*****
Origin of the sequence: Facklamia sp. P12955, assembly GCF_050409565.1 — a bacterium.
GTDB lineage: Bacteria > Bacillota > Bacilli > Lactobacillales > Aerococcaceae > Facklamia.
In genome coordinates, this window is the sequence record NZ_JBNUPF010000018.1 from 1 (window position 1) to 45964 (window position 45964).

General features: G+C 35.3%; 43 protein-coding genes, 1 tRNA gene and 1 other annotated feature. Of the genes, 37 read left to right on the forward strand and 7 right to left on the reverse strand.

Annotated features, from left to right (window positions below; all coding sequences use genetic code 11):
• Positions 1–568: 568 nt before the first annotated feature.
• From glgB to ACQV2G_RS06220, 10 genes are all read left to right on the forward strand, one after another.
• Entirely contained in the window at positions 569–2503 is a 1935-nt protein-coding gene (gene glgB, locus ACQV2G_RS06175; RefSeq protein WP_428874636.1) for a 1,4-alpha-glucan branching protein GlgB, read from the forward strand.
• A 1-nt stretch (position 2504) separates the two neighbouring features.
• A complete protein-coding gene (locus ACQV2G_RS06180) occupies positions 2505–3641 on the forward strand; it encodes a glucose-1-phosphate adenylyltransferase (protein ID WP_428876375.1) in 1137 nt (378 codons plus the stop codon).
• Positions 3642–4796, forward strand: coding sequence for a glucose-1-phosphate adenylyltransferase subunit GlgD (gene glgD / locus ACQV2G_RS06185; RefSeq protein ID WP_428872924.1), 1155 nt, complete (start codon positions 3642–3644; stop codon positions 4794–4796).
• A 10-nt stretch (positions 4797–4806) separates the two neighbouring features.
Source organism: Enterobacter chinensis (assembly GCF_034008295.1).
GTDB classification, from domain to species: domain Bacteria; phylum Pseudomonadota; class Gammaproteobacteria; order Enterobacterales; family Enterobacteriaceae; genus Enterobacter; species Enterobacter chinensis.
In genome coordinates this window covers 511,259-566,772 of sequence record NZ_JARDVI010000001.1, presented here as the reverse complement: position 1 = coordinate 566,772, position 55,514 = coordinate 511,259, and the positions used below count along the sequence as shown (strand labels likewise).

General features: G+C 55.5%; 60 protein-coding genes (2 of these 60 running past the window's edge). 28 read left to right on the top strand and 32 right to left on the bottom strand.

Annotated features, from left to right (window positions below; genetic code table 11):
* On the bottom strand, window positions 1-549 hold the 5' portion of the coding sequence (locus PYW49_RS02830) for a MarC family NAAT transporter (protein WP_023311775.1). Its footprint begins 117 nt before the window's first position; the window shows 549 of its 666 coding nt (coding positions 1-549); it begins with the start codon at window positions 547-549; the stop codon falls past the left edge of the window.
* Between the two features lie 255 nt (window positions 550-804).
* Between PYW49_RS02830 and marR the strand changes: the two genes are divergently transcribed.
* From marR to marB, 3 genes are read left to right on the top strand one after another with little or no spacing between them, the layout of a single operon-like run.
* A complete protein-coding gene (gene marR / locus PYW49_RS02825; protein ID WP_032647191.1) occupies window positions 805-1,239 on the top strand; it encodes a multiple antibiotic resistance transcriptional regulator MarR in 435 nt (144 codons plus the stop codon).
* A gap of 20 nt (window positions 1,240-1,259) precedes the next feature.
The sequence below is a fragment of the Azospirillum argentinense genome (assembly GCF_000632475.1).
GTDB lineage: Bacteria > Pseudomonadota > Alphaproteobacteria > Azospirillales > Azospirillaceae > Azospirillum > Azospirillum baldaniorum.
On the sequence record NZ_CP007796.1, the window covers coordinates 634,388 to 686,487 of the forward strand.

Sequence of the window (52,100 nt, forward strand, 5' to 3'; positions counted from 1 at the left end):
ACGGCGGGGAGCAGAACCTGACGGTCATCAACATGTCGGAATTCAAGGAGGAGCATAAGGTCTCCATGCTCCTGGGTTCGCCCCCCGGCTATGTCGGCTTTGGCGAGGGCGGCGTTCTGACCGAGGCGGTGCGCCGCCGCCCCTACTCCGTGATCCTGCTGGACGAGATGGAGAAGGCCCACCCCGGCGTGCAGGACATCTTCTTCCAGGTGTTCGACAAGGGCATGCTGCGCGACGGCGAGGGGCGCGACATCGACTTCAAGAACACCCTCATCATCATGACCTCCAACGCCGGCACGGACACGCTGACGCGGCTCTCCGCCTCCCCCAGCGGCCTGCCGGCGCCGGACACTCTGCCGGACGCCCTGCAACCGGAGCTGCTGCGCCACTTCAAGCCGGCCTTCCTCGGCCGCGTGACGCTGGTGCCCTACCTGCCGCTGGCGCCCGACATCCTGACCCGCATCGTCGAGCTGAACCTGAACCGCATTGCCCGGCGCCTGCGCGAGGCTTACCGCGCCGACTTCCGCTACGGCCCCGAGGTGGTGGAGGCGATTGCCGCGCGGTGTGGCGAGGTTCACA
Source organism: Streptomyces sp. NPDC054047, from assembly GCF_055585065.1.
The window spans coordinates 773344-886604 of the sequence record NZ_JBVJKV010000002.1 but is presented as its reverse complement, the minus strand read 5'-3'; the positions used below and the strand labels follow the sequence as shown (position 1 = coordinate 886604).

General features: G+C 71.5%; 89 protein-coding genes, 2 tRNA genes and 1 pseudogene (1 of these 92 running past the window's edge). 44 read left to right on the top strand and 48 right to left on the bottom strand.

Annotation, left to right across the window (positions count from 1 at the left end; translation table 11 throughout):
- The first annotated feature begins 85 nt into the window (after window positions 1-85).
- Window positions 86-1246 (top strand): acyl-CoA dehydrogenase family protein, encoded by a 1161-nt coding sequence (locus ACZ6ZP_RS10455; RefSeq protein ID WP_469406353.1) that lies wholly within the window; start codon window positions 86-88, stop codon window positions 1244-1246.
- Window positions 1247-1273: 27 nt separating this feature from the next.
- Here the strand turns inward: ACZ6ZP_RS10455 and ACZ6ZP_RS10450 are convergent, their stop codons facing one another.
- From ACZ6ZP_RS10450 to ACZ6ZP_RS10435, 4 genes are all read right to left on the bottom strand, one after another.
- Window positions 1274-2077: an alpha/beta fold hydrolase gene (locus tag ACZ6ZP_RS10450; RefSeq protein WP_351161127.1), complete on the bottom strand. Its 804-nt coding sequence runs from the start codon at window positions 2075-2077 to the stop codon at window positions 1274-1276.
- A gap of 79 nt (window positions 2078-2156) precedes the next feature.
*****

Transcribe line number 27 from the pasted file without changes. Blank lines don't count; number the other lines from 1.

Sequence of the window (52,100 nt, forward strand, 5' to 3'; positions counted from 1 at the left end):